Didn’t miss a meeting. Didn’t miss a walk through. Didn’t miss a practice.
Might we expect the same for Floyd, Rhodes and Patterson? We might.
And yet even if none of the three picks were to sign on Thursday, here’s a few things to digest to keep it all in perspective.
In other words, the chances of any of the Vikings’ three first-round picks missing significant time is next to none. And no one is anticipating any sort of lengthy holdout for any of the three players.
Furthermore, don’t forget that Floyd, Rhodes and Patterson all participated in the team’s rookie mini-camp in May followed by three weeks of Organized Team Activities and another week of mandatory mini-camp. So it’s not like they haven’t already had a chance to make a first impression on teammates and the coaching staff. They've already been through plenty of early orientation.
So what’s the hold-up with these contract you might ask? It’s just the nature of the beast. Deadline pressure is fast becoming a factor in negotiations, influencing a staring contest in which teams don’t want the distraction of the headlines that'd come with top draft picks not locked up before camp begins. And rookies don’t want to be late to their first training camp.
But what must be reiterated is that under the new Collective Bargaining Agreement that was installed in 2011, there really isn’t a whole lot for first-round picks and teams to haggle over. With the new rookie salary structure, first-round picks fit into slots with the maximum value of their deals having very little wiggle room. All first-rounders get four-year deals with a fifth-year team option.
Most often at the center of these first-round pick negotiations: a) the amount of guaranteed money in the deal; and b) the inclusion or exclusion of offset language, which is essentially fine-print provisional details teams try to install to relieve themselves of financial responsibility in the event that they eventually cut a first-round pick, whom another team then signs.
Getting a little too technical here now, right?
So here’s another thing to keep in mind. As of Wednesday morning, 14 of 32 first-round picks were unsigned. So it’s not as if the Vikings are dragging their feet and behind the rest of the NFL. There’s a general waiting game that occurs as players and teams try to keep tabs on the contracts signed by rookies in similar pick range. And so it goes.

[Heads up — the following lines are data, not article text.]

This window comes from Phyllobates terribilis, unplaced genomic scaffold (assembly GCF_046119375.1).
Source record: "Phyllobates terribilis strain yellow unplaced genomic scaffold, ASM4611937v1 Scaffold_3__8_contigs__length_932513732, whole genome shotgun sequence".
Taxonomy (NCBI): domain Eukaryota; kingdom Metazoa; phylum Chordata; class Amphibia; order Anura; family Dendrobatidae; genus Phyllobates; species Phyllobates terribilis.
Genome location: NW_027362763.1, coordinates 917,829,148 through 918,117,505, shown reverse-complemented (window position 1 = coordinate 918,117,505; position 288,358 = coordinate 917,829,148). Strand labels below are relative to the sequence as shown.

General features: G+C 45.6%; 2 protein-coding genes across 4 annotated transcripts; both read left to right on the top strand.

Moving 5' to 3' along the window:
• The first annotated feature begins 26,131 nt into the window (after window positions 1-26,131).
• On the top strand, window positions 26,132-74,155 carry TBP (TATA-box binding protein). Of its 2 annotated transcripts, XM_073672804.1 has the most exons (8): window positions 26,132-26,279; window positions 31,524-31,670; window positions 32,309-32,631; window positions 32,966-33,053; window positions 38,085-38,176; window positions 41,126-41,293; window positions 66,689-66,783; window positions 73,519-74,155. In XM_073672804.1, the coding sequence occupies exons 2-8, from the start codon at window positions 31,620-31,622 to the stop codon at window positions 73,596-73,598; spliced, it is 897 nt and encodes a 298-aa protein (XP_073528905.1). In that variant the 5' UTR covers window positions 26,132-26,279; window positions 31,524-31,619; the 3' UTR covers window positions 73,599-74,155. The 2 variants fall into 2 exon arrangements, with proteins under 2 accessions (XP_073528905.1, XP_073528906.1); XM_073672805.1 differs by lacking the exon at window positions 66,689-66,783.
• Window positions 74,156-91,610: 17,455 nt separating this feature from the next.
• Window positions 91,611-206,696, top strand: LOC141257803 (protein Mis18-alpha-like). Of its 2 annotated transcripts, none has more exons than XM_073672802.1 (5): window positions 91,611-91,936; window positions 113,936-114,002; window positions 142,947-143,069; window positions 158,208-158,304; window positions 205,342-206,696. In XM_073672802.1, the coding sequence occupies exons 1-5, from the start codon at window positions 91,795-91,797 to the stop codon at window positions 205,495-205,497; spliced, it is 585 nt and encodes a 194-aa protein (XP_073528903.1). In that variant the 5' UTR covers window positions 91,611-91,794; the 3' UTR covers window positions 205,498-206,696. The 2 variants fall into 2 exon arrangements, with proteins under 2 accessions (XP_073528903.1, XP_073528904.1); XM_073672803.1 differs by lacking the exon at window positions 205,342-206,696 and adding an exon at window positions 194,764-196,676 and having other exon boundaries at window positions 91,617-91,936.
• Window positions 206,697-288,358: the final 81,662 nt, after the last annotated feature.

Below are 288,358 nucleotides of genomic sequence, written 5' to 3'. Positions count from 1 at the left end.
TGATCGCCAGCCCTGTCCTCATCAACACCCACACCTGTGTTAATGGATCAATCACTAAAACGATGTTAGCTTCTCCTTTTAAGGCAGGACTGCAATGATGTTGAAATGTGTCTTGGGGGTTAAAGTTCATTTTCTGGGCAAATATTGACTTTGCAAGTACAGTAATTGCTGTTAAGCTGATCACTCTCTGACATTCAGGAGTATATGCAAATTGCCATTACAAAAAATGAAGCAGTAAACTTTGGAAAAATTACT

The agents for Floyd, Rhodes and Patterson are making their closing arguments. And at Winter Park, Vikings Vice President of Football Operations Rob Brzezinski is working to iron out every last detail in the contract verbiage.
The priority: getting all three players to Mankato for the first team meeting, which will occur Thursday evening. That’s a gathering that head coach Leslie Frazier stresses. A year ago, Frazier believed he could set the tone for an entire season with his introductory address at training camp and stressed the importance of having all 90 players present. Last year, Frazier used that meeting to deliver a sermon on focus and preparation. He asked players to avoid outside distractions. He told them to ignore the widespread prognostications that said that, after 2011, the 2012 Vikings were more of a laughingstock than a playoff contender. And Frazier insisted his players develop an identity from the very first training camp practice as a group that was united and prided itself on playing smart, tough, disciplined football.
That may sound like Disney-movie fluff to some. But many teams, especially young ones, take that first coaching address to heart. And even with outsiders laughing at the 2012 Vikings' playoff aspirations, the players followed their coaches lead and began thinking big immediately and working accordingly.
So yes, from top to bottom of the Vikings’ organization, there’s recognition that Frazier's emphasis on Thursday night’s meeting has merit. That will likely have a bit of influence on the late stages of negotiations with Floyd, Rhodes and Patterson. But it won't be a make-or-break factor in the business side of things. Even with all three players still unsigned, there is no reason whatsoever for worry.
Before long, the looming contract issues with three promising rookie talents will be finished. So rest easy.